Learn Max Offer Formula
Max Offer Formula
When you find a property that you think has some potential, it's important to make sure that you've done the research necessary to make sure that you'll make money on the deal. One of the ways you can accomplish this is with the Max Offer Formula. We created this formula as a "back of the napkin" way of determining the maximum amount that you can offer for a property and still be profitable.
Traditional Max Offer Formula
There are two versions of the Max Offer Formula. The first is more common and includes just the basic information you need in order to properly come up with your max offer.
The Traditional Max Offer formula starts with the After Repair Value. This is the amount that you reasonably believe you could sell the house for after you've made all repairs to the property. Generally, you will get this number by looking up comparable sales.
The Discount is 10-15% of the ARV and is used to compensate for closing costs such as Realtor commissions and attorney fees.
The Sale Price is the ARV minus the Discount. This is the amount you will net from the sale of the property if it were in good condition.
There are two ways to calculate Repairs: take 30% of the sale price, or create a list of repairs and the estimated cost of those repairs.
The Profit Margin should be 20% of the ARV. This is the amount you expect to receive net of all other expenses.
The Max Allowable Offer is the amount that you should initially offer to the seller of the property as a purchase price.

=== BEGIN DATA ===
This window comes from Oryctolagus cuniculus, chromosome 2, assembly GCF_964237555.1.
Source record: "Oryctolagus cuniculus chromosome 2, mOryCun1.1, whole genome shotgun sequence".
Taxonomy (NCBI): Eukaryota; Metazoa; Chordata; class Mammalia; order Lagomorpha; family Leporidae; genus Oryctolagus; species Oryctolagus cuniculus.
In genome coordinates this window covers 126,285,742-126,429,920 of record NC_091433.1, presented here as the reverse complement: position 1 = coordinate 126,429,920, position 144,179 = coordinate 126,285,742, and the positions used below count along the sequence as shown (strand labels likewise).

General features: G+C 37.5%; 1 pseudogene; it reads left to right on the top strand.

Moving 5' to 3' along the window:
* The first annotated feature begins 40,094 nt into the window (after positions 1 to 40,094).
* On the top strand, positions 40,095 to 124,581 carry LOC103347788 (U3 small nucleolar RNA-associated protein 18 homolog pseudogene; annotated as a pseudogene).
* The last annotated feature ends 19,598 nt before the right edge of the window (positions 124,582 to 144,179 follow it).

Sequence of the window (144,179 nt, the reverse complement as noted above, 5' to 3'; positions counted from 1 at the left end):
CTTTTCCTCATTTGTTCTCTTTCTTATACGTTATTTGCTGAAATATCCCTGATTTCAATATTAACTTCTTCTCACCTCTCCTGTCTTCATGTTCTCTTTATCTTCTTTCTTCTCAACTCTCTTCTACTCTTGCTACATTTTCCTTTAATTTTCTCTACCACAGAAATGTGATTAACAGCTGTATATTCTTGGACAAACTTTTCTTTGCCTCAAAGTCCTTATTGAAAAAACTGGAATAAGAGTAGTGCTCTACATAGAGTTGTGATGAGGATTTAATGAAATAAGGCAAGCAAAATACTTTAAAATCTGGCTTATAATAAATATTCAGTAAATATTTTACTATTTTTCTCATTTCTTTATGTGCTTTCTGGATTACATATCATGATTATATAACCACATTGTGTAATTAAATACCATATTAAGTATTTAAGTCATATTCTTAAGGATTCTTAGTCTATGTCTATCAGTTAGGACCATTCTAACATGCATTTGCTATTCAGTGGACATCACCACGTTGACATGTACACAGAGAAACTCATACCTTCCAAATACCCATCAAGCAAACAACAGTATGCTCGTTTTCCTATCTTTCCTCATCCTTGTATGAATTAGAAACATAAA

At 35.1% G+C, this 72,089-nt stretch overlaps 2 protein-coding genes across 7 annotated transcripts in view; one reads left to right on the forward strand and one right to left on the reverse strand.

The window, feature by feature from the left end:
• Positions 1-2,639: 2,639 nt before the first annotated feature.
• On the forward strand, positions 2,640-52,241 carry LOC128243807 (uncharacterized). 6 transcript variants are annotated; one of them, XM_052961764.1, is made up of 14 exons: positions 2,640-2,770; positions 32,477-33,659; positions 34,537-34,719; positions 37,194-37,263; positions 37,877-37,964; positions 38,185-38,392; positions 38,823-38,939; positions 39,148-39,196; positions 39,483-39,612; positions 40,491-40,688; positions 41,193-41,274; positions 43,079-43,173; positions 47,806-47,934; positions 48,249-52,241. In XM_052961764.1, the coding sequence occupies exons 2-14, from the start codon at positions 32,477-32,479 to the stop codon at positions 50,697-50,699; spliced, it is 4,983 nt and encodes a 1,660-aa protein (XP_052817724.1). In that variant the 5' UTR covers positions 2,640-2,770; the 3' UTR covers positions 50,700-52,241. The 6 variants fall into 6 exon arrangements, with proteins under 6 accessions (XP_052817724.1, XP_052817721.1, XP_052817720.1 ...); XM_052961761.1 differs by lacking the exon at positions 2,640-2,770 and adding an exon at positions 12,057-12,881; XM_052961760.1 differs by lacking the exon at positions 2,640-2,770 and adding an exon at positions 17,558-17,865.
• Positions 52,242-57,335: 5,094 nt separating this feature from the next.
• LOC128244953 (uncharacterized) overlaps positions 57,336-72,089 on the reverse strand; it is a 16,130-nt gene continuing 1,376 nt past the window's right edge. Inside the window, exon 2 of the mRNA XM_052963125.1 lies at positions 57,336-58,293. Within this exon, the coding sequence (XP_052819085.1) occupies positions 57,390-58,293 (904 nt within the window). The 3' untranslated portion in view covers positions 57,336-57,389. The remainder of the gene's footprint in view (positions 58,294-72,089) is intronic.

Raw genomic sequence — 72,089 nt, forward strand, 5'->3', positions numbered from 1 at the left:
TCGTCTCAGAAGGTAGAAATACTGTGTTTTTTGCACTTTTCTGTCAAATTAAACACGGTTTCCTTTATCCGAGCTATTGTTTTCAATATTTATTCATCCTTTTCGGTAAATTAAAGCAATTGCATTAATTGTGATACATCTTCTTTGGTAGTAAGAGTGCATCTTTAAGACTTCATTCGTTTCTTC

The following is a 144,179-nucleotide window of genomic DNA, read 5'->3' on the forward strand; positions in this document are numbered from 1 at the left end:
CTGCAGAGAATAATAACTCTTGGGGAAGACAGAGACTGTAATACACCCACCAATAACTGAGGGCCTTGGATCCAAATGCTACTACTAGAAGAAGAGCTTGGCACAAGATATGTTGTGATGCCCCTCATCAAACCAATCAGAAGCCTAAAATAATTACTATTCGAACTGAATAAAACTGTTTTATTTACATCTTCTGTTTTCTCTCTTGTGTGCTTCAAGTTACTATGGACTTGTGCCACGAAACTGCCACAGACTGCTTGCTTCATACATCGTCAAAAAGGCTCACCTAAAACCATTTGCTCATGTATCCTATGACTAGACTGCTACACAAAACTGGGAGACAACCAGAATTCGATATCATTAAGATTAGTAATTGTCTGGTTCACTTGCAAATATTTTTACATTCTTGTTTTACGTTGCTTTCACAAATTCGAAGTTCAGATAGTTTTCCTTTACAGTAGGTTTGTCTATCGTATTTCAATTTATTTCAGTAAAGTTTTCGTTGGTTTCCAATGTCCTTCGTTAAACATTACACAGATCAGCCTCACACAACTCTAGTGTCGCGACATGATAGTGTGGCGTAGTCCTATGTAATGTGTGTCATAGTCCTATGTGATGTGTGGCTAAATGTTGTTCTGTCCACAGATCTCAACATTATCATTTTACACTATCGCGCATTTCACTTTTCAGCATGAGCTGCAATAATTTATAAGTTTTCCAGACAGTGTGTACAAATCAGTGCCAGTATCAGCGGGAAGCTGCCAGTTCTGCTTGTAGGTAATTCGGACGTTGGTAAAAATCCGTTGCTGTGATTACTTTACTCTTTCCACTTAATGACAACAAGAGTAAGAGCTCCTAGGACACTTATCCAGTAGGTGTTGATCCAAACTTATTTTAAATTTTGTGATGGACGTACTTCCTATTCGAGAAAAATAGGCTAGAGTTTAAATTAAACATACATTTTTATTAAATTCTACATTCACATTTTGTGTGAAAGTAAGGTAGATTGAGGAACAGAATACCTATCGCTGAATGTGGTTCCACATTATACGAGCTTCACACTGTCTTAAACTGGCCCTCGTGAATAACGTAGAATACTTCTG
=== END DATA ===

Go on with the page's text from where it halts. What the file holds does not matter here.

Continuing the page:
The last two rows are used to determine the amount you will need to borrow for this project. You'll put this in the Total Investment field when posting a deal.
Detailed Max Offer Formula
There is a second version of the Max Offer Formula that adds some more detail to the calculation.
The Purchase Cost is 1% of the Sale Price
The Holding Cost is 3% of the Sale Price and is comprised of the expenses you will pay while the property is being renovated.
The Closing Costs are generally 3% of the Sale Price and include any fees involved in the transaction including attorney or title company fees and filing fees.
The Fudge Factor is generally 3% of the Sale Price and is used as a buffer for unexpected costs.
If you will be wholesaling this property, you can add an Assignment Fee to line 11. This fee will vary depending on a variety of factors.
Quick & Dirty Max Offer Formula
For those circumstances where you need to come up with a number very quickly. There's a third version of the Max Offer Formula that you can do in your head. Simply take 70% of the After Repair Value and that's your max offer. This method isn't recommended as it can be quite inaccurate but if you're in a situation where you need to make a split second decision, at least you'll be armed with this tool.
Real estate is a negotiation and you may need to move your numbers a bit in order to come to an agreement with the seller. The first number that you can lower is your profit margin and the next would be the discount. Once you've come to an agreement with the seller, you're ready to move forward with your deal.
We generally recommend being transparent with your seller. There are a lot of investors who will present "low ball" offers to try to get a property at a very low price. Sometimes just showing the seller how you came up with your offer will help them understand that you aren't just giving them a random number. By going into a negotiation with data, you'll present yourself to the seller as a fair and informed real estate investor.